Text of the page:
Here is the more complete data on the test I performed, it
just so happened the weather was a little to nice on friday ;-)
I wanted to find a way to improve the performance of a number of
operations on the snort database, specifically deletes. As I
am a user of postgres I wanted to see if I could tighten up the
database while at the same time improving performance. So I
considered a number of operations, adding referential integrity,
using cascading deletes, creating views into the database to
simplify client queries. For now I setted on the first 2.
I generated 2 new schemas, one that took the orginal snort schema
and added referential integrity with cascading deletes, and another
that took that schema and modified the indexes to attempt to improve
the exection performance of the queries.
The server is a 997Mhz P3 with 2G ram, and a 10k scsi disk. I am running
FreeBSD 4.5. I am running postgresql 7.1.3 with fsynch off, sort_mem =
1024, shared_buffers = 4096. I am not sure if these are the best settings
but I am including them here for completeness. The tests where performed local
to the server using psql. Attached are the 2 schemas.
Here are the steps I followed in performing the test.
1. created 2 seperate databases, Both had Referential integrity and
ST1: was the first, it had no additional modifications to the
ST2: was the secod, it had modifications to the indexes.
My focus was on the cid/sid of each table and the any other
2. modified the snort config to log to both ST1 and ST2.
3. Generating 2000 alerts by sending large icmp pkts at test host to
cause speedra alerts.
4. For test I was measuring the time it took to complete the following
query: "delete from signature where sig_id = '1'; ". This caused all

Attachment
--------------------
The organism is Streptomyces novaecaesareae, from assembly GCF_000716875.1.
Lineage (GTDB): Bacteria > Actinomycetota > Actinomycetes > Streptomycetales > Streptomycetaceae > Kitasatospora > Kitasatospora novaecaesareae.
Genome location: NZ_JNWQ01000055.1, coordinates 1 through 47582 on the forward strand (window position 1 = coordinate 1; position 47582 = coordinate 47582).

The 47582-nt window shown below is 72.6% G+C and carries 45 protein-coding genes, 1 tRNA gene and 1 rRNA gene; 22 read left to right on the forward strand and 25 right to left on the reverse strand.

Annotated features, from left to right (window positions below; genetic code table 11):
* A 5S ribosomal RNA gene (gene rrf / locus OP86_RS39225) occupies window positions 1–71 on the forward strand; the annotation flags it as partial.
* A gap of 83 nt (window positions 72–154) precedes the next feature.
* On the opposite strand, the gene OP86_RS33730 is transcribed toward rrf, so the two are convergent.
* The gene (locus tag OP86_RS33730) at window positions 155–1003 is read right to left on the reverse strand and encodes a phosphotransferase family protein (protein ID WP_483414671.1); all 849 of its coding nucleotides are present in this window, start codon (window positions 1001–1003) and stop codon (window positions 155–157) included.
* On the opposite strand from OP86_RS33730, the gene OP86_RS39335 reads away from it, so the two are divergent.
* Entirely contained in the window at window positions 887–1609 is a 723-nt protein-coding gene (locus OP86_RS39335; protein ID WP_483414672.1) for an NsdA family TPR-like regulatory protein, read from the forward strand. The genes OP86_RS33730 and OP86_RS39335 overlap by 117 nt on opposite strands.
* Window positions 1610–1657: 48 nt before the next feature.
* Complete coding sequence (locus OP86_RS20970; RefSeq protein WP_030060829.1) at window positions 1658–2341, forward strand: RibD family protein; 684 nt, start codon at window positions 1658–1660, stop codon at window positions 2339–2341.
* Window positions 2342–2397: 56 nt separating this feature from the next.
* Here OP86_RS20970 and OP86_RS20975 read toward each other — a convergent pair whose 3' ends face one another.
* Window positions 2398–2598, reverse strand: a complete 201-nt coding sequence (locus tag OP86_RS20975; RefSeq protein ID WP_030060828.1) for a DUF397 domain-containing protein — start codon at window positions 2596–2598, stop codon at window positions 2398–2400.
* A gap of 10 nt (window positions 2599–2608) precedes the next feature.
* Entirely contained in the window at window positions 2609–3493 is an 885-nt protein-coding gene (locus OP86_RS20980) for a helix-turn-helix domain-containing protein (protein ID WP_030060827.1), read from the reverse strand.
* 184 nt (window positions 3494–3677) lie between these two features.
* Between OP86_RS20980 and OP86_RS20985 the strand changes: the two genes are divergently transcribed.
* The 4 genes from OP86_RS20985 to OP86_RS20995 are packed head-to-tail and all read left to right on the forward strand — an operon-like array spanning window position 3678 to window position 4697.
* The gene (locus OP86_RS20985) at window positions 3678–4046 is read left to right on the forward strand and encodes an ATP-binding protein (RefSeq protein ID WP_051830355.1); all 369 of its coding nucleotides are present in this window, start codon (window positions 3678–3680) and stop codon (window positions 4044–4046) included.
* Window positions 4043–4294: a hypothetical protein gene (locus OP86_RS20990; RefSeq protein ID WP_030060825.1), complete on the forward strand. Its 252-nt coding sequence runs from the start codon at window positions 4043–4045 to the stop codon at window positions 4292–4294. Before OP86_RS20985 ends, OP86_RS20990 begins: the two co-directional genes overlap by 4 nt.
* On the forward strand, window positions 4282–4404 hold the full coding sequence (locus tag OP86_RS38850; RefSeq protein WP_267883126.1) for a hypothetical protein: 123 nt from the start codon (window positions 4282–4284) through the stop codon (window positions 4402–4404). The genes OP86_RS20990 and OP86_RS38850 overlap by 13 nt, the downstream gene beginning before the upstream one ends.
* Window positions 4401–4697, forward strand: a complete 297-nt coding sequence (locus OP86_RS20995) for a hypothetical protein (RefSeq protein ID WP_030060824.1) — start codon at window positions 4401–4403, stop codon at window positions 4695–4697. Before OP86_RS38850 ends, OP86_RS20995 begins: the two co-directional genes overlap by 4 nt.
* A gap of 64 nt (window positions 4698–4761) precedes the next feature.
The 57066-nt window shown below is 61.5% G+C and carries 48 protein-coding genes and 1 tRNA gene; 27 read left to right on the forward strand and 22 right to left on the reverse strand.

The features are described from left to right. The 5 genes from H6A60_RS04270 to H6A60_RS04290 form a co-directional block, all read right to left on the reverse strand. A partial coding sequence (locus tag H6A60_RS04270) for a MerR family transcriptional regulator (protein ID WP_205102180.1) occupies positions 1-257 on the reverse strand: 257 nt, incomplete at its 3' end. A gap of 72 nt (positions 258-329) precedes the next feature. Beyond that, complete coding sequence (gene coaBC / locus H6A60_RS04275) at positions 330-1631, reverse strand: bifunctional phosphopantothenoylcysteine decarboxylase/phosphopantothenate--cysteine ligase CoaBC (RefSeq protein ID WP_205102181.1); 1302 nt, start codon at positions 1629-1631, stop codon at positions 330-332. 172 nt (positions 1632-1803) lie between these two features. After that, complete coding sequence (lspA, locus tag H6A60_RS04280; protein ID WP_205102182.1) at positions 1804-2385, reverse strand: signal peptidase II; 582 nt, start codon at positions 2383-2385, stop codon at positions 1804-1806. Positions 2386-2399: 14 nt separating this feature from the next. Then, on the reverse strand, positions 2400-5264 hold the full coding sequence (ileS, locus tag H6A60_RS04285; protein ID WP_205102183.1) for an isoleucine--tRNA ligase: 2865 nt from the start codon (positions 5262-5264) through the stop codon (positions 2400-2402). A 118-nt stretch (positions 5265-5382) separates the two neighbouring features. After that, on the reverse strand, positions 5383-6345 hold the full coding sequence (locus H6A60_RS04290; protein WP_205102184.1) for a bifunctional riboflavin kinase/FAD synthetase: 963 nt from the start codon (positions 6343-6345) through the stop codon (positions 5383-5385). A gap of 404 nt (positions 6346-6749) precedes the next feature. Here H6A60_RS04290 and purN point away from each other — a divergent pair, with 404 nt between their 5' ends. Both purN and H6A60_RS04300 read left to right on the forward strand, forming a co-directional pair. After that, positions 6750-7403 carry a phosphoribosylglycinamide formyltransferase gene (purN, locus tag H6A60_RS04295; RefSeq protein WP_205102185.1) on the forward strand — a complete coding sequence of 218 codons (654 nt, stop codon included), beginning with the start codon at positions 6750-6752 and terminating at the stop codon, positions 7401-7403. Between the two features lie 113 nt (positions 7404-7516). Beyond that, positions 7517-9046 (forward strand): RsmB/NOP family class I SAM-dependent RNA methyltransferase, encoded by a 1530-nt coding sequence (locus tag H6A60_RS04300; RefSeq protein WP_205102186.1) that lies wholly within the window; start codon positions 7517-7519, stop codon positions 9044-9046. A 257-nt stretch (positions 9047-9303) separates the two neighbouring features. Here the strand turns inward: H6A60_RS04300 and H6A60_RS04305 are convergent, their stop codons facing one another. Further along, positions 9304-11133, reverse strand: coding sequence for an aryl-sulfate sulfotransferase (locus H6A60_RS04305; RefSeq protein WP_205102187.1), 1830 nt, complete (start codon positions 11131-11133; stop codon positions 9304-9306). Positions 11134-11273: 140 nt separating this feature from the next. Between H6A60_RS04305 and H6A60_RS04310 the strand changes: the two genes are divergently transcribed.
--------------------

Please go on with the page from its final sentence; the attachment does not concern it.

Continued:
event rows, iphdr rows, etc that were related to
to a signature with sig_id of 1 to be deleted.
5. I performed the initial test by timing the execution of the test query
on ST1 then ST2.
6. ST1: 13.53 sec ST2: 30.77
7. repeating after running vaccum and vacuum analyze.
8. ST1: 13.45 sec ST2: 0.95
9. repeading with 25013 alerts, re vaccum and vacuum analyzed.
10. ST1: 1974.90 sec ST2: 12.62, ST1: 12.6 delps ST2: 1982 delps
Without running vaccum analyze, ST1 saw 147.8 events deleted per
second(delps), ST2 on the other hand provided a meager 64.9 delps.
Next I reran the tests but having run vaccum analyze on both databases,
this time ST1 saw 138 delps and ST2 saw 2105.2 delps.
I was stunned by not only the slowness of ST2 in the first test but
more so by the improvement gained by vacuum analyzing the database. In
the last test I increased the number of events to 25013 and re analyzed
the dbs, this time ST1 dropped to 12.63 delps and ST1 had only a slight
dropoff to 1982 delps.
This tells me that providing the query optimizer with reliable
stats makes postgresql very happy. As with anything I would take these
number with a grain of salt because in my test databases the composition
did not mimic what one might see in a typical database, ie I didnt have
dozens of unique signatures and a good mix of packet types etc.
What else this doesnt tell me:
I havent compared this to the current way that a delete would work in the
current schema, so I dont yet know if this is any better than what we
currently have, though based on my initial experience I am gonna guess
that it is faster.
I dont have a good sense of what the modifications to the indexes will do
to the rate at which we can insert into the database. I didnt notice any
problems during my test, but I wasnt even doing a flood ping.
Anyhow, if anyone has any other questions I will attempt to answer them...